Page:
Thursday, October 13, 2011
Paying respect to the Prophet
While on our direct flight from Kuala Lumpur to Medinah, cabin crew of Saudi Air SV 5701 turned on the lights at around 3:00 am local Saudi Arabian time.
It was time for an early breakfast. The choice for menu was fish or chicken with rice. It was to be our last meal till lunch at the hotel at 11:00 am. We should need the energy to undergo the standing and waiting at the Immigration counter, attending to our luggage at the Airport, the travel to the hotel and expected chaos of settling in at the hotel.
The noise of the cabin crew moving up and down the aisle woke me from my slumber. I was still sleepy. I am still tired from the rush the week before to prepare for the trip. I was not in the mood to eat. I wanted to continue sleeping.
While I tried closing my eyes again, I just could not sleep again. I knew we are close to Medinah. I begin to get excited to the prospect of being back to Medina again. After more than 20 years since my Ramadan Umrah in 1991, I am finally returning to the holy city of Medina.
In my last prayers at Medina and Mecca, I prayed to Allah to not end my life till I perform the Haj and revisit Mekah and Medina. After many tumultuous years of ups and downs between successes and failures, Allah answered my prayers.
I am now returning to “meet” the prophet again. Tears of joy begin to roll down my eye.
The visit to Medinah is not compulsory but highly recommended for Haj and Umrah visitors. It is to pay respect to the Prophet Muhammad s.a.w.
The Prophet’s mausoleum is inside the Masjid Nabawi, the second holiest Masjid after Masjidil Haram of Mekah. It is located next to an area of the Masjid called the Raudah, which is the distance from his home to the Mihrab of the original Masjid; the spot the Prophet would lead prayers.
The original Masjid is not the sprawling Masjid of today capable of housing 150,000 jemaah. When the Prophet expanded the Masjid, it was only for 20 m by 15 m.
Raudah is also described as “heaven on earth.” That is where the Prophet seldom received revelations brought down by angel Jibrael. It is a highly sought after spot by pilgrims for the barakah to pray and do their doa. Based on some hadith, it is believed that Allah will not refuse doa made at the Raudah.
After getting our luggage and settling into our shared room, I took a nap so that I am fresh by zohor. By 11 am, I was awakened by my roommates knocking to enter our room and change into more appropriate attire for zohor.
I took a shower and put on the black baju Melayu I had on from Kuala Lumpur. I had a black clip-on sunglasses attached to my spectacle. It is a moving experience and I would not want to be seen in tears.
By the time we were out of the Al Haram Hotel, where we were placed at by Tabung Haji, the muezzin was calling the azan to mark the time for zohor. The Al Haram is not too from the Masjid, just behind the famous Masjid-front Oberoi Hotel. We had ample time to walk and join the jemaah.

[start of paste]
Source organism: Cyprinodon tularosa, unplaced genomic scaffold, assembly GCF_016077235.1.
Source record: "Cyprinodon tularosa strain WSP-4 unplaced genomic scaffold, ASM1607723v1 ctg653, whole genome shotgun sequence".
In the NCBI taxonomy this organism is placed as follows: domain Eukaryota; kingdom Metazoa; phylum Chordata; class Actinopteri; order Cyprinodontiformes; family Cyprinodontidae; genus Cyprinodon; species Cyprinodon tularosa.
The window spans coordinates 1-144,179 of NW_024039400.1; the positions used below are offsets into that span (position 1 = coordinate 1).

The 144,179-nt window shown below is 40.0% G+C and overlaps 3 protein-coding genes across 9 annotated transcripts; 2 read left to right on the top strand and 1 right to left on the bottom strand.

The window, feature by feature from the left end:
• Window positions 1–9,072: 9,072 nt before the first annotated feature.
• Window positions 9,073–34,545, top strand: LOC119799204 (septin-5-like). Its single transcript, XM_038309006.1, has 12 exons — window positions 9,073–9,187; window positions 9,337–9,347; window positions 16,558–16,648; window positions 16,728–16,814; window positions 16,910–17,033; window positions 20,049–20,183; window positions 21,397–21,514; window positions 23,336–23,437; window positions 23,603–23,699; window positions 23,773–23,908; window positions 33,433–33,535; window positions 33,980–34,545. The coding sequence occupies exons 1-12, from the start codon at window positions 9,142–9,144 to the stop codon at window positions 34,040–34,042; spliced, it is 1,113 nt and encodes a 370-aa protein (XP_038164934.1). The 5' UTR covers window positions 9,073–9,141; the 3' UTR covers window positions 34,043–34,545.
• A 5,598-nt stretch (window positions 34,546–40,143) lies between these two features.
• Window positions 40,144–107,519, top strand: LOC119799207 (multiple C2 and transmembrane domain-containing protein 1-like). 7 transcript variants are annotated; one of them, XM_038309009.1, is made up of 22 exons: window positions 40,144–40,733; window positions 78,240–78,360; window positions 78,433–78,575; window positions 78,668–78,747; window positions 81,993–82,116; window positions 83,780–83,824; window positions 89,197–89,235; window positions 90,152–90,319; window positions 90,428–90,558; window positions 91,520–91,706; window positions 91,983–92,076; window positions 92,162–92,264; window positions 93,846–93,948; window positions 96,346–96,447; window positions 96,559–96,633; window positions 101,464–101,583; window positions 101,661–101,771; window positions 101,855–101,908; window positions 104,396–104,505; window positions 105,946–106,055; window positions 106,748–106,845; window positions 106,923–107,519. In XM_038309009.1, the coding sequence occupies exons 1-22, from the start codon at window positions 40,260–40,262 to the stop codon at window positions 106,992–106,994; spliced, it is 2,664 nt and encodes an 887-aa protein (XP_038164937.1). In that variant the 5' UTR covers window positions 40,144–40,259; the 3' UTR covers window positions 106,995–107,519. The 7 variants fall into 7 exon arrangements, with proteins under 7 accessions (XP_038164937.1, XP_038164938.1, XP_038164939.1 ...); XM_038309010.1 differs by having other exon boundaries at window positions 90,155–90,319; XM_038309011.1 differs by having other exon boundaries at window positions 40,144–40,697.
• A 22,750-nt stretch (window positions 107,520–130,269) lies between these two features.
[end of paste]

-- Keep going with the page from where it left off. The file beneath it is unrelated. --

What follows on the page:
People can be seen walking at brisk pace from all direction towards the Masjid. Nearby shops and at shopping complexes were already closed.
As we entered the Masjid, it was already packed to the brim. It is a scene one sees on a Friday in Malaysia but in Medinah and Mekah, people flock to the Masjid five times a day. This is a usual phenomenon during Haj season.
We read a special doa as soon we entered the Al Fahd main door. There were containers of zam zam water from Mekah nearby. I took a plastic cup full and cited prayer to seek useful knowledge, halal means of living, and healing power. And drink it.
I then walked along the assigned passageway and secured a spot to join the jemaah for prayers. This is a more orderly arrangement than it was 20 years ago.
After zohor prayers and citing of doa, I walked further front towards the mausoleum. I realised there were changes in the arrangement too. To pay respect to the Prophet, one has to enter through a certain door to visit the mausoleum. I forgot the name of the door. (It is Abu Bakar As Siddeq door).
The area to visit the mausoleum was sealed from the Raudah. It is no more like it used to where visitors reached the mausoleum through Raudah.
With the place packed with people from all over the world, one does not have the luxury of citing the doa in solace in front of the fenses of the mausoleum as I used to have the luxury to do. But one only recites the doa as one walked pass the mausoleum on the way out.
“Assalamualaikum Ya Rasulullah ...”
In the doa cited quietly in my heart, I thank Allah for giving me the opportunity to visit the Prophet. I mentioned of families, and friends who extended their “salam” to the Prophet through me.
Deep within me, I was only too happy and the beautiful translation of the doa was really moving. Tears rolled out of my eyes.
But it was too short.
On the second day of our stay, Tabung Haji arranged a visit for Malaysian pilgrims to the Raudah together with the Prophet’s mausoleum in mid-morning. This time we had some time to do prayers in the Raudah and a less rushing walk pass by the mausoleum.
That afternoon I visit the Raudah again and stayed till ‘asr prayers. This time I get to do some ibadah - perform several sunat (non obligatory) prayers, read a juzu’ of the Quran and do the zikr – and also make doa for many well wishers.
However, the visit to Medinah goes beyond paying respect, performing ibadah, and multiple pahala from ibadah performed at the Masjid Nabawi.
It is spiritually about seeking the Prophet to accept one as his ummah in the day of judgement at the field of mahsyar.
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